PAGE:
The path up varied between rooted switchbacks and wide roadways. As we hiked around the lip of the waterfall, we stopped to watch a snake devour a frog, fascinated by the slowness of it. Really, this was a stop to help me correct my footing, retie a shoe. We paused long enough to collect my body and put my troubles on something else. Poor frog. But the hiccups continued, and between mental worry and physical hesitation, words turned to tears. Brief like a rain squall, the strained movement turned back to my regular steps, and we wound past the cascading falls, and took the path down into the gorge.
The August heat had dried up much of it and the land leveled out to a muddy riverbed, full of downed trees and glossy rocks. My foot held steady as Eric placated me with a song about the great battle of squirrels and rabbits in the year three thousand four. He would get used to doing this, making up ridiculous ditties to garner a smile or laugh, take my mind off treachery. Whether my knees ached or coyotes howled us into a run, he’d guide me down the mountain. I was beginning to see what marriage would be for us: partnership and song, sharing the load. We’d have four feet together. He carried me into the gorge, not because I was broken, but because I was loved.
We stepped through black muck, twisting branches, and what was recognizable as deer bones bleached away, somehow stuck in time. I noticed these tiny reminders of what the natural world seems to do so flawlessly: go on. Insects go about the business of laying eggs, feeding on plants or exposed flesh, dying without too much fuss. Skies turn gray, then black, then back to blue. Water ekes out of gorges a little at a time, the deluge masking the exactness of liquid carving water through dense stone over centuries. A man holds his fiancée’s hand and tells her a story. Space and time make usforgetthe tactile and the immediate: gravel beneath feet, the whisper of pine needles; lightning scars and burls on mighty trees. A snake swallowing a frog, its feet twitching in the finality of a meal. Bones recently part of a muscular beast, now driftwood.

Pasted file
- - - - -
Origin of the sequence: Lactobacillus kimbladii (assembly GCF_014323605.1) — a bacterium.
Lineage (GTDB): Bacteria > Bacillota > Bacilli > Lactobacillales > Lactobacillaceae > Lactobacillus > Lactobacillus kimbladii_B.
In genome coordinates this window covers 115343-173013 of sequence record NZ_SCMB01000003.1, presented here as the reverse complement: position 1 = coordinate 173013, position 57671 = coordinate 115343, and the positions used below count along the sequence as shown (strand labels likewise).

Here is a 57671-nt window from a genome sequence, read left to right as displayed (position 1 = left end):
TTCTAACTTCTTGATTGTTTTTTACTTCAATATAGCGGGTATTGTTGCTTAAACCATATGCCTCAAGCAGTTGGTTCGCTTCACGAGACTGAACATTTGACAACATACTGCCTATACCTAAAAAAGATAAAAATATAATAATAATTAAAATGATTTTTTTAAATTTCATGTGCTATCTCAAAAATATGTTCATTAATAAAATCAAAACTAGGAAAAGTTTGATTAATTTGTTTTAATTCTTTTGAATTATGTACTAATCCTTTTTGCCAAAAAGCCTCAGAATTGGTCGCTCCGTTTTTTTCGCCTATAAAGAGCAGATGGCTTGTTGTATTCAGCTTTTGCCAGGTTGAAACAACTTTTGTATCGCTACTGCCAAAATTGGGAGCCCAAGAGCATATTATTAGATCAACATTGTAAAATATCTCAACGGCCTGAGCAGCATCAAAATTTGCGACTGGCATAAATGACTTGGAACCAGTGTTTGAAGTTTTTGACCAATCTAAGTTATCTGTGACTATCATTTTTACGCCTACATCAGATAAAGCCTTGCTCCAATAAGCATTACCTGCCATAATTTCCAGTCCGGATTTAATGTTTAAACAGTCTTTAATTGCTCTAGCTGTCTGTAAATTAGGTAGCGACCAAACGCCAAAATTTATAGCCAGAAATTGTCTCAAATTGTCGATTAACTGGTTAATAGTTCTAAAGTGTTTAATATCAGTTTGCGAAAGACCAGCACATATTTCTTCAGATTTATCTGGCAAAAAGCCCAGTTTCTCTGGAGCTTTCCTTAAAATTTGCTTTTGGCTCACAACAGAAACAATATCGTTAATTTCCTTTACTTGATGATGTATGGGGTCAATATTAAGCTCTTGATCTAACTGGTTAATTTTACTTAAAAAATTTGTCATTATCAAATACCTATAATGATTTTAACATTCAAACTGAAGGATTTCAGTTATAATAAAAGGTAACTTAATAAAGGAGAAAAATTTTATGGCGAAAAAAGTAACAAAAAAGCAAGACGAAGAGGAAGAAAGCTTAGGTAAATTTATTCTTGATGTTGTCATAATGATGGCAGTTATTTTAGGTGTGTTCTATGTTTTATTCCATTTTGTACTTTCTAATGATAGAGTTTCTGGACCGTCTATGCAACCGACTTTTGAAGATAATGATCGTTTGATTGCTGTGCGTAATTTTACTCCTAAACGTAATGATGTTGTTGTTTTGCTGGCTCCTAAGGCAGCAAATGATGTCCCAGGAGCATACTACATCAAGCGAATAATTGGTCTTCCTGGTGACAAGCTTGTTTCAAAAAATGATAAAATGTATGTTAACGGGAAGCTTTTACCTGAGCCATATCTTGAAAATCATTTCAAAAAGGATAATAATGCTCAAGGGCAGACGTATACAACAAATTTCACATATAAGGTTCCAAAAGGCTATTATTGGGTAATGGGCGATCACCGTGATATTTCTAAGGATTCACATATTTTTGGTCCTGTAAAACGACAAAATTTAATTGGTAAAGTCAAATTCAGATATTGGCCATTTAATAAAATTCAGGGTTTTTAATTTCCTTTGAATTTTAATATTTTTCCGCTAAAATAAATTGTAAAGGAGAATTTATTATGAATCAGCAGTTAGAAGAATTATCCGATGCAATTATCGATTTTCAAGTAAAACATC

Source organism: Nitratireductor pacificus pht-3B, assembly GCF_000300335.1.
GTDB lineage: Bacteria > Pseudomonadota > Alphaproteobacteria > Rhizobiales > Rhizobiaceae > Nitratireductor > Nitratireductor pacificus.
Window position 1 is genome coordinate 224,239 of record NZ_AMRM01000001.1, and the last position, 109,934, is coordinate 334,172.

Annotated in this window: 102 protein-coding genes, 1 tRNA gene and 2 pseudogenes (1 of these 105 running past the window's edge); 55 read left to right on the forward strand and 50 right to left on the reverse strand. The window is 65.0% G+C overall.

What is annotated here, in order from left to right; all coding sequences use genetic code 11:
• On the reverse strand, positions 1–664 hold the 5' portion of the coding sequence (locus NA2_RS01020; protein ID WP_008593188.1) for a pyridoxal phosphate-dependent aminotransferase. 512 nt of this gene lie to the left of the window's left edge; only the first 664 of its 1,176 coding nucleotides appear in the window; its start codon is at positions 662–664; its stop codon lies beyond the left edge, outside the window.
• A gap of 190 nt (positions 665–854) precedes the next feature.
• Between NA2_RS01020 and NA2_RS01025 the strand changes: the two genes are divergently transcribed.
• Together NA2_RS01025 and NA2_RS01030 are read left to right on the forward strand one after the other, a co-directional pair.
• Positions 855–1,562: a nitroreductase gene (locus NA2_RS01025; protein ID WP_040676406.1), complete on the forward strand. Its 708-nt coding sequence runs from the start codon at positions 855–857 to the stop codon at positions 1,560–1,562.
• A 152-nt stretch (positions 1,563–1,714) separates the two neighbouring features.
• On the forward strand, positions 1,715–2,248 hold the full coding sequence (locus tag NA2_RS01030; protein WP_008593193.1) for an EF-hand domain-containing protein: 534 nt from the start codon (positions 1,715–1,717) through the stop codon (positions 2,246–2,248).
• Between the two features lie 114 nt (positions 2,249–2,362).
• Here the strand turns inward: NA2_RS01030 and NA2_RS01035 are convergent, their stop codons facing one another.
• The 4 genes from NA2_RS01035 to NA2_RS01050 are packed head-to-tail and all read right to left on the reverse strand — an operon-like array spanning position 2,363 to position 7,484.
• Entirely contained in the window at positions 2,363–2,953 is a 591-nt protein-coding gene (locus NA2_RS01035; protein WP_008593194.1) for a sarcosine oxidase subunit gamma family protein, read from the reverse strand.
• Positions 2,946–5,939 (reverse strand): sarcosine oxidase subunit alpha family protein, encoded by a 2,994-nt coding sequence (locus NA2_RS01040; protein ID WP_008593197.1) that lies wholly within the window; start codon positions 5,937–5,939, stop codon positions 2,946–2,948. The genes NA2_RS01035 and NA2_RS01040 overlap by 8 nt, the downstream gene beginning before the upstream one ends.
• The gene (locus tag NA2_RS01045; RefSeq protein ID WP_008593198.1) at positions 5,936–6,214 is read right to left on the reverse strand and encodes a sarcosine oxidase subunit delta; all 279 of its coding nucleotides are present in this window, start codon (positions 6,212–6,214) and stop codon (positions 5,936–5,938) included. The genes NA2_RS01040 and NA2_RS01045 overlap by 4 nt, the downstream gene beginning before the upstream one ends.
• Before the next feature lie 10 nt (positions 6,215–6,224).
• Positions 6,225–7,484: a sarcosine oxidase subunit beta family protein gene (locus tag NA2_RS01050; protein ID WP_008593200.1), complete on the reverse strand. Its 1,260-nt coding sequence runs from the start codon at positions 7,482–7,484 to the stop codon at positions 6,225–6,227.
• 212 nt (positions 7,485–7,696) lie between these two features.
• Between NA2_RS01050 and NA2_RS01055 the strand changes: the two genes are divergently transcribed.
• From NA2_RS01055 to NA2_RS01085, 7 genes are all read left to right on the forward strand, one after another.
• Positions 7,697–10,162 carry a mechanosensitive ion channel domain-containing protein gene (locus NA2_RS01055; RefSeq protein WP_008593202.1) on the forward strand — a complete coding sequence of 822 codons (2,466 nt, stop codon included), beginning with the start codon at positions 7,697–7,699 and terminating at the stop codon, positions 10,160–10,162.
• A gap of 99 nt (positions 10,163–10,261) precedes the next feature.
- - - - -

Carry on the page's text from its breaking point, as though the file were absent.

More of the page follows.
Later when I wrote about that hike, I disguised my foot troubles, choosing instead the ambiguity of circling raptors and slick black stones. The bones, which I described later as those of a fawn, would fit nicely into a poem about recognition of unnamable eeriness. I would have no trouble, with some pondering and a pen, showing deer bones and swallowed frogs as warnings, to position death next to life. When we turn our fears on the landscape we see omens, not beauty. Maybe my foot will doom me; maybe it won’t.
The hiking that day wasn’t lengthy or particularly taxing. Had I fallen down, broken bones, or bled, it would have warranted triage. We carried antiseptic, band-aids, gauze and tape. We could have sterilized a needle and sutured a gash on our own. What’s the emergency if it goes away? Soon enough, I would come to love the phrase “remitting.” It goes away. It will go away. It went away.
It wasn’t that the doctor that September day was just an RPN or PA and not a specialist. It’s not that she didn’t ask the right questions, and it’s not that my descriptions were faulty. Not every quirk of the body demands expensive testing; diagnosis can’t necessarily be reached after examination and carefully triangulated deductions. I won’t answer the questions that start with what if and trail off after a long sigh and metaphorical ellipses. Four years later, for my thirty-eighth birthday, I got a spinal tap, an MRI, and a diagnosis of multiple sclerosis. The quirky beach toes and forest feet became another chapter, not the first, not the last.
Something besides denial was going on, but I can’t name it. I can’t name the thing that makes me line up all the weights and place them one by one on the scale. A dream engagement, a long-sought-after full-time job with an office down the hall from my husband, a successful writing conference, a book publication, wedding showers and fairytales. A field of sunflowers. Perfectly toasted marshmallows. Wine poured into my mouth by gods I didn’t care to name. All these aligning one after another. And on the other side—a bum leg, quaking toes, half a limp. Nothing ever evens out. Tears come down wet, whether in fear, grief, delight, or gratitude. That summer, I let the leg anomalies slip off the scales and chose joy over terror.
Amy Nawrockiis the author of five collections of poetry, including Reconnaissanceand Four Blue Eggs, which was a finalist for the 2013 Poetry Prize from Homebound Publications. Her most recent work isThe Comet’s Tail: A Memoir of No Memory. She is an associate professor at the University of Bridgeport and lives in Hamden, Connecticut.